Correction: An earlier version of this story misattributed Sophia Marjanovic’s quote to the Rev. Janelle Bruce.
Three activists crashed a public meeting in Maryland on Wednesday in the latest coordinated effort to pressure Gov. Larry Hogan (R) into opposing actions by the Trump administration that they say will harm health care, immigrants, refugees and women.
Talbot County resident Samantha Easton, 40, interrupted the Board of Public Works meeting to say Hogan should oppose efforts to repeal the Affordable Care Act. She said her daughter, who has epilepsy and a heart condition, could be denied health coverage if Congress and President Trump roll back the law.
Hogan, who heads the three-member board, countered that he has provided “tremendous leadership on this issue,” noting that he met with Maryland’s congressional delegation last month and identified health care as a top concern for the state.
Security personnel removed Easton from the meeting room, located in the State House in Annapolis. But another protester arose minutes later, voicing concerns about reports that Trump’s first budget proposal would reduce federal grants for programs designed to prevent domestic violence.
“I am concerned that under the Trump administration, women are going to be treated badly in this country, and you’re not going to stand up for us,” Sophia Marjanovic, 42, of Rockville. “We need you to stand up strong to the Trump administration . . . women are in danger in this country.”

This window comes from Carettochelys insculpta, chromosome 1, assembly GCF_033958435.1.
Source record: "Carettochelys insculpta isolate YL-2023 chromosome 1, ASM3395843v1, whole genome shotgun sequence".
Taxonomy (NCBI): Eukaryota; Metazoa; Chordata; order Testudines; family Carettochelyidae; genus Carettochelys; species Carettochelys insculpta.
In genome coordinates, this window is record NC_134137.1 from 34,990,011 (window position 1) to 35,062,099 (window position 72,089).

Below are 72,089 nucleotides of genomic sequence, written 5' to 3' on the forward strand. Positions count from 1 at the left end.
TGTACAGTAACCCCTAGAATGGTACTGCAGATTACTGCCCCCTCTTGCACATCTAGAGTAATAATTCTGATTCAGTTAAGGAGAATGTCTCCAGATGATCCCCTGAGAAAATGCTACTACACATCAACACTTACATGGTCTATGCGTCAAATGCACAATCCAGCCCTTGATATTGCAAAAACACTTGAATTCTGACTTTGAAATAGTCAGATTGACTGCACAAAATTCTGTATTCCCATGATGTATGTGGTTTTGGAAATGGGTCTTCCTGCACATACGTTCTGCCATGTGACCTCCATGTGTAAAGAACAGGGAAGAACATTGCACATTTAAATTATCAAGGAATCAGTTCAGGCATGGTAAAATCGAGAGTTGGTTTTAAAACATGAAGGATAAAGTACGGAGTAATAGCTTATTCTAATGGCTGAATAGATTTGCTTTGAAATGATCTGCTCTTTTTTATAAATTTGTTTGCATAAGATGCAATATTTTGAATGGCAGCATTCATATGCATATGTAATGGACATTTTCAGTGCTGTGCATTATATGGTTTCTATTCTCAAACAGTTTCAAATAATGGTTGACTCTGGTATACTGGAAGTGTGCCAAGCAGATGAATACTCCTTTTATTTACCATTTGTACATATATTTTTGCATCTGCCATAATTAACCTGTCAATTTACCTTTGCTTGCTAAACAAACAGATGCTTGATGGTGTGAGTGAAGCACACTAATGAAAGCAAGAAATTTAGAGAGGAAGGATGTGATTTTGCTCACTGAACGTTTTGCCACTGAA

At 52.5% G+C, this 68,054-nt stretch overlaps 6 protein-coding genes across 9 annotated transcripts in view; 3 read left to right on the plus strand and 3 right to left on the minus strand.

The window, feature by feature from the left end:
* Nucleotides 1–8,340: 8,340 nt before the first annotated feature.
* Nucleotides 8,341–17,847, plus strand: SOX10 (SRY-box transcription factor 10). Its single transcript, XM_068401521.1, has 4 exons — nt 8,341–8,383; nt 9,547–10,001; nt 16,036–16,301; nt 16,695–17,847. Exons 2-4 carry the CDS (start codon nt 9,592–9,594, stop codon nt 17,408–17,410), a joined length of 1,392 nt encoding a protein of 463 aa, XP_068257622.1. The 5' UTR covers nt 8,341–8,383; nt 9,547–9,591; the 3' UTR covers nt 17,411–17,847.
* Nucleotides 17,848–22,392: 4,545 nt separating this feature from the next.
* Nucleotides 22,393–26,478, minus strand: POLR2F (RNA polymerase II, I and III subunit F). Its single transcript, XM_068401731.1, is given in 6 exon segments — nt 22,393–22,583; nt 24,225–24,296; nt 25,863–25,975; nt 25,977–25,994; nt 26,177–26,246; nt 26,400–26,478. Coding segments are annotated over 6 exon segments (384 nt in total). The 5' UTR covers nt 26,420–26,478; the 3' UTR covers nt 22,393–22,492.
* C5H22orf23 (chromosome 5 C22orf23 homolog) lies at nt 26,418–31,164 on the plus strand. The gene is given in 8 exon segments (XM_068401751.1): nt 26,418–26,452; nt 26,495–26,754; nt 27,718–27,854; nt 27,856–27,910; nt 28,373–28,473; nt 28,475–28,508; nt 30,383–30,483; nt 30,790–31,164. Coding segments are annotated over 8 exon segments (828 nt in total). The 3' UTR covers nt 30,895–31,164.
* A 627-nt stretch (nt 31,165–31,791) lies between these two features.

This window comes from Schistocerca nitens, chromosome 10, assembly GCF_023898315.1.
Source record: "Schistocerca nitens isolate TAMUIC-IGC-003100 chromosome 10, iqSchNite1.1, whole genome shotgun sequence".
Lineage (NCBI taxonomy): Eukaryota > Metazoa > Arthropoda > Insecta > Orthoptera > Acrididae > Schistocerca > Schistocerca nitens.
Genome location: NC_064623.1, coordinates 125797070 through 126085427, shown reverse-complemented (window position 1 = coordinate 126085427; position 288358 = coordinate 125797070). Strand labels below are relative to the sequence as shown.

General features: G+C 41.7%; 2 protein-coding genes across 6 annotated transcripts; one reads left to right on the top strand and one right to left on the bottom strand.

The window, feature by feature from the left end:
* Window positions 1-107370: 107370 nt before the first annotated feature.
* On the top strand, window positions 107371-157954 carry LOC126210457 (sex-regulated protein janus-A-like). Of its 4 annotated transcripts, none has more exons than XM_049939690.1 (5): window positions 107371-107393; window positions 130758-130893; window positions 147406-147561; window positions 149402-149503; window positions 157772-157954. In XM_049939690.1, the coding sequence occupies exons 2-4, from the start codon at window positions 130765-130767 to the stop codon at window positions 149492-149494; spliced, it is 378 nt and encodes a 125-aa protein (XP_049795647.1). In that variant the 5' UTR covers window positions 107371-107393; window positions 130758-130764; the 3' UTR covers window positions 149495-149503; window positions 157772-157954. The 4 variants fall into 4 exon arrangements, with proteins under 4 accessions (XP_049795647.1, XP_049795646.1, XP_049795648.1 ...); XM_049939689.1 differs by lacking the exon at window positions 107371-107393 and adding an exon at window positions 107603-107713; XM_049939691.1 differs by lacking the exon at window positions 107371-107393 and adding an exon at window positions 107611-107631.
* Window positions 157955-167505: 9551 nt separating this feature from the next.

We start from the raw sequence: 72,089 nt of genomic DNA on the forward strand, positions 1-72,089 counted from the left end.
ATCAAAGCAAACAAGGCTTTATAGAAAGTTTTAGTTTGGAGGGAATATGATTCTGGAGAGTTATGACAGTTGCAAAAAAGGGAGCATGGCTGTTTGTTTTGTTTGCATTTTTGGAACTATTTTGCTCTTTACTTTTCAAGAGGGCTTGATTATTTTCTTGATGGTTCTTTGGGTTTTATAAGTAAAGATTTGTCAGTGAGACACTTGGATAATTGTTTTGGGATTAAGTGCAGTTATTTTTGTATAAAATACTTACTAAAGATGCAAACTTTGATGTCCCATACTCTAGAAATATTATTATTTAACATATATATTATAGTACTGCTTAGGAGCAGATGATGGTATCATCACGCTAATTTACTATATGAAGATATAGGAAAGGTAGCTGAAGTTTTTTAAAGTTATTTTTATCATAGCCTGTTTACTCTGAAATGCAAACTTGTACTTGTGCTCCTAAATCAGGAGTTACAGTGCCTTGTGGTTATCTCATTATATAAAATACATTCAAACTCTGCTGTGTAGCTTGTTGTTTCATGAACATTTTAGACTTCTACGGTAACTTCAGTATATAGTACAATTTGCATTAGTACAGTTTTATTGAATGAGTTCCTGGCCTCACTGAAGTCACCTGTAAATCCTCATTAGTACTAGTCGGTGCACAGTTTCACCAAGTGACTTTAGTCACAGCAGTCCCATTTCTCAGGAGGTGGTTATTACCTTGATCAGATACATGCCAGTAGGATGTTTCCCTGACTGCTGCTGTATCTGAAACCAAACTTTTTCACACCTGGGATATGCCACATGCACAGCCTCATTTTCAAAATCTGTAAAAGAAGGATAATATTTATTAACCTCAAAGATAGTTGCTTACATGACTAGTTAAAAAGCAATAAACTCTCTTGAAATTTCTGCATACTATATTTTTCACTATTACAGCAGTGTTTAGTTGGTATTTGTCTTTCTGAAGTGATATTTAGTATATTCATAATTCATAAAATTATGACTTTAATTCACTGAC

Hogan, who has bristled at demands that he criticize the new president, said he has stood up for constituents’ interests “every single day” as governor.
“I think the people elected me to do a job here in Maryland, which we’re focused on,” he said. “I didn’t run for president, and they didn’t hire me to protest every day against everything that happens in Washington.”
A third activist, Glenn Dale resident Susan Ungar, 75, came forward later in the hearing, urging Hogan to publicly denounce recent immigration-enforcement actions and Trump’s executive order temporarily banning refugees from around the world and travelers who are citizens of seven Muslim-majority countries.
She also delivered a letter with 1,000 signatures calling on the governor to state his positions on issues involving Trump and hold town hall meetings to discuss the topics.
“Thank you very much for your views,” Hogan said. “We’ll take a look at your letter.”
The disruptions were coordinated in part by the advocacy groups Progressive Maryland and Indivisible. The activists did not address the other two board members, Comptroller Peter Franchot (D) and Treasurer Nancy K. Kopp (D).
Franchot used his opening remarks at the meeting to criticize “hyperpartisans on the Republican side and Democratic side.”
Most members of the public, he said, don’t want “their message of constant conflict, tearing people down, yelling at the other side.”